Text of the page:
Tomorrow we start our unit on Othello. I bought a new copy of the play, namely because my Norton complete works will not fit on my scanner properly. The version I got, a Barnes and Noble edition, is actually pretty decent. I was skeptical when I was ordering it. But at the beginning of each scene it has a vocab list and the print is not microscopic. The latter part may be of more importance to me than the students. I also bought the No Fear Shakespeare edition to Othello. I need to check my mailbox to see if it's come yet. This book will help the kids. And me. The first section they read of the play will be overwhelming for them. It was for me. The language is difficult to get into. This second book puts the entire play in plain English and I think will be helpful to me and my students.
This last Saturday I was feeling a bit under the weather. So I stayed in bed. Until about 4:30. Then I went to support a friend who assistant coaches a dance team. Anyway, Saturday. I watched a four hour documentary of Shakespeare on Netflix' instant watching thing. THAT'S HOW MUCH I LOVE YOU, KIDS!!!! I'm not a huge Shakespeare fan. I don't think he's the greatest poet ever. In fact, in the recent past I may have compared him to Mozart's work ("You've heard one, you've heard them all"). I am terrible. I strongly disagree with my literary and education contemporaries. But the documentary was actually pretty cool. It answered a lot of myths and unanswered questions.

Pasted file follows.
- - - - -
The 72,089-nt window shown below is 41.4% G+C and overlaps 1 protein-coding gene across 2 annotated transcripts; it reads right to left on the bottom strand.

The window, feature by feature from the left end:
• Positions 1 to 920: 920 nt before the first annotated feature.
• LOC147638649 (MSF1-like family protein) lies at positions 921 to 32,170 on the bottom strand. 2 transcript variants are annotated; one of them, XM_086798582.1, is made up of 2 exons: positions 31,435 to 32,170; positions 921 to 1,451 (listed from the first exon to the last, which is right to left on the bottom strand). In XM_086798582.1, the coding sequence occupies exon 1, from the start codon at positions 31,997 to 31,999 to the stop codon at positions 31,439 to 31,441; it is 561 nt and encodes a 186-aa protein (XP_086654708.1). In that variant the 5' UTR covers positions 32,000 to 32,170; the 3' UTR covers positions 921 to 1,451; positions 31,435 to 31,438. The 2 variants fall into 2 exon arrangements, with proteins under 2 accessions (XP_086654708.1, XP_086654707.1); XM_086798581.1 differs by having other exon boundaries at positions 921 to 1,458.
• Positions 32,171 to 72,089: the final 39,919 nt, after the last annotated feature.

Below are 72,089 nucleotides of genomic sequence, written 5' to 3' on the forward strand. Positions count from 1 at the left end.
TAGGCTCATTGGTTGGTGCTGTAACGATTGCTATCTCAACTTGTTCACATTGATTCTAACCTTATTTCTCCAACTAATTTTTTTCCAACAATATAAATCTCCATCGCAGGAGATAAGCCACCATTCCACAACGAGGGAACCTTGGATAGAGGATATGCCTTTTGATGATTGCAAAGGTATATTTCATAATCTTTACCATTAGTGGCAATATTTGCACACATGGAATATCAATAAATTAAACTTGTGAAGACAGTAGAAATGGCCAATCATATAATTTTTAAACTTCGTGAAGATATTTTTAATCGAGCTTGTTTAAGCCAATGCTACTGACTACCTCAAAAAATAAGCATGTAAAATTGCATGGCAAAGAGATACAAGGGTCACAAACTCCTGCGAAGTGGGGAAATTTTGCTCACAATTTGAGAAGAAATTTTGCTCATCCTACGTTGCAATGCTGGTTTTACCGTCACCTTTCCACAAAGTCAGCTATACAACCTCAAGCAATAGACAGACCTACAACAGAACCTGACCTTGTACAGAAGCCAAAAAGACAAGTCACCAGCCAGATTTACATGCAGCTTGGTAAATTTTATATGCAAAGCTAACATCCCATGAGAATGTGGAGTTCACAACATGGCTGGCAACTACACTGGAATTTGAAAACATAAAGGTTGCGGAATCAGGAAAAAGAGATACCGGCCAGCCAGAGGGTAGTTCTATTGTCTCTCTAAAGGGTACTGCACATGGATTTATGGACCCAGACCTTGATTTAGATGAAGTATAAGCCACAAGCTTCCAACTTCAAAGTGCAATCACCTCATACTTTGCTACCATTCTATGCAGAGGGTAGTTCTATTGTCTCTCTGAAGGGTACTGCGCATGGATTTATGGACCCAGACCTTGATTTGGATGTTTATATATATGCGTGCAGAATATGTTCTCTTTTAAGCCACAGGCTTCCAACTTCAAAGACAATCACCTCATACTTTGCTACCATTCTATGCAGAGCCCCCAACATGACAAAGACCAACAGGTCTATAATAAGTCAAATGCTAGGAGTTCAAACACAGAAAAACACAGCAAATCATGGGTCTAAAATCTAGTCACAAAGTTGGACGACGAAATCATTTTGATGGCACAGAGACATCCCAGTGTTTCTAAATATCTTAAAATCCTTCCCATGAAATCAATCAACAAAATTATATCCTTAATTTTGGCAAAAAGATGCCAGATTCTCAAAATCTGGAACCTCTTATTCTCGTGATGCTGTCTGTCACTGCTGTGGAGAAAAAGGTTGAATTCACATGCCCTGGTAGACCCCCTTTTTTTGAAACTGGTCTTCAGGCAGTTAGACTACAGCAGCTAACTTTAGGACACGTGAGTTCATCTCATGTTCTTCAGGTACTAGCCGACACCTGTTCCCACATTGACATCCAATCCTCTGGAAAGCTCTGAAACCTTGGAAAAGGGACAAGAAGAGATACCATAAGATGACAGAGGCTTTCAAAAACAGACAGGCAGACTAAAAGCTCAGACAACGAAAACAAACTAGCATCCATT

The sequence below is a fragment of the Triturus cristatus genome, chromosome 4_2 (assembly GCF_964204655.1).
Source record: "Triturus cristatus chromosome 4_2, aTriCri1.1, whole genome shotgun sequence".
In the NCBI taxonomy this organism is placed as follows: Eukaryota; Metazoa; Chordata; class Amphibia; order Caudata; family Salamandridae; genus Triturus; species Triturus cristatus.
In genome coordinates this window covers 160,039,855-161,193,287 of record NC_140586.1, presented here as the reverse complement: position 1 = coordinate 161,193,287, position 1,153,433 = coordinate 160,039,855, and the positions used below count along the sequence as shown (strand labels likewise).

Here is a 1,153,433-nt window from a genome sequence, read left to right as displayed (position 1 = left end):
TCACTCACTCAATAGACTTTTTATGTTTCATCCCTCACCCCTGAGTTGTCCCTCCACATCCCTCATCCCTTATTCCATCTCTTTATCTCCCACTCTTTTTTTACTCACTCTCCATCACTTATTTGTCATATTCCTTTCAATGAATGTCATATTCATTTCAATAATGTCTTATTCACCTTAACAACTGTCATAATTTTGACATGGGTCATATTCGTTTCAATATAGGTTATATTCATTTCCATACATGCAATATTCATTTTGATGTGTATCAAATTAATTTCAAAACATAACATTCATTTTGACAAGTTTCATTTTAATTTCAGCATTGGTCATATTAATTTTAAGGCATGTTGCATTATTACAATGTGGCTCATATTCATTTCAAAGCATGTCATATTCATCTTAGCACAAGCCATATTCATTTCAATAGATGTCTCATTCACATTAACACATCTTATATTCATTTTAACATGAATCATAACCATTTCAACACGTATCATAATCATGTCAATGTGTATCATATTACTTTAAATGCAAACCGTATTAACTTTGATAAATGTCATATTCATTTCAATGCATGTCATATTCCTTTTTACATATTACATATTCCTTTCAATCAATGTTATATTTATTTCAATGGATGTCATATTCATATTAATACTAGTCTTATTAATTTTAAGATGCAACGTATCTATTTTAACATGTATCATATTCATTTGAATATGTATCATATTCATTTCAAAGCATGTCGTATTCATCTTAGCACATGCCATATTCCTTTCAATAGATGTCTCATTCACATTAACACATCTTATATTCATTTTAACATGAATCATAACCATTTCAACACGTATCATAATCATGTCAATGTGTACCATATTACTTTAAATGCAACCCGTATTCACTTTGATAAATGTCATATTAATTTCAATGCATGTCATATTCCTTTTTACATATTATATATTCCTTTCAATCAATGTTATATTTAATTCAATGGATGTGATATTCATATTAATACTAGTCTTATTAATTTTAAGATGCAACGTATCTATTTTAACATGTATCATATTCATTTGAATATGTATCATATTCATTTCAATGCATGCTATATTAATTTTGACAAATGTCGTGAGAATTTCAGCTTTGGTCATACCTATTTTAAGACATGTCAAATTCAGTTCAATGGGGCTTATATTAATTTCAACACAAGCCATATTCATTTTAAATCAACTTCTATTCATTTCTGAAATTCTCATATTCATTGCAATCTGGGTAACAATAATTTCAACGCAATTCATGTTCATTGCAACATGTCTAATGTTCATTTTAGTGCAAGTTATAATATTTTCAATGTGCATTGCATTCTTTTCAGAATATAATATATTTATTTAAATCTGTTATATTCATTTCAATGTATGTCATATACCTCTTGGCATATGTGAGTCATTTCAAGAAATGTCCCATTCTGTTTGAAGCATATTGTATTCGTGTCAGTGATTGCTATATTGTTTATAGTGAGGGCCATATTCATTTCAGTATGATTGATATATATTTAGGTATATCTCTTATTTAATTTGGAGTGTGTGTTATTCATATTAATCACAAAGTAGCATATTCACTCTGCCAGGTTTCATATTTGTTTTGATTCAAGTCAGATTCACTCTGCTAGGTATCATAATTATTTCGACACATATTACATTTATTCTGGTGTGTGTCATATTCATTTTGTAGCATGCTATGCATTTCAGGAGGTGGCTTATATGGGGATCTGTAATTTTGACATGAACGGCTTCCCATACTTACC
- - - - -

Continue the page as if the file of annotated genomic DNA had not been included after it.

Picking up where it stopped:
So why am I teaching it? Honestly I'm not sure now. And maybe this is the fear that I will fail my students miserably. But I don't think it's important to read in the sense of knowledge and whatever. I think it's important culturally though. I feel like so many things reference Shakespeare that it's important for them to know where it came from. That's right, I am teaching them useless information so they can have the glory and satisfaction of one day being at a party in which someone will misquote Shakespeare and one of my students will correct them. That is my dream.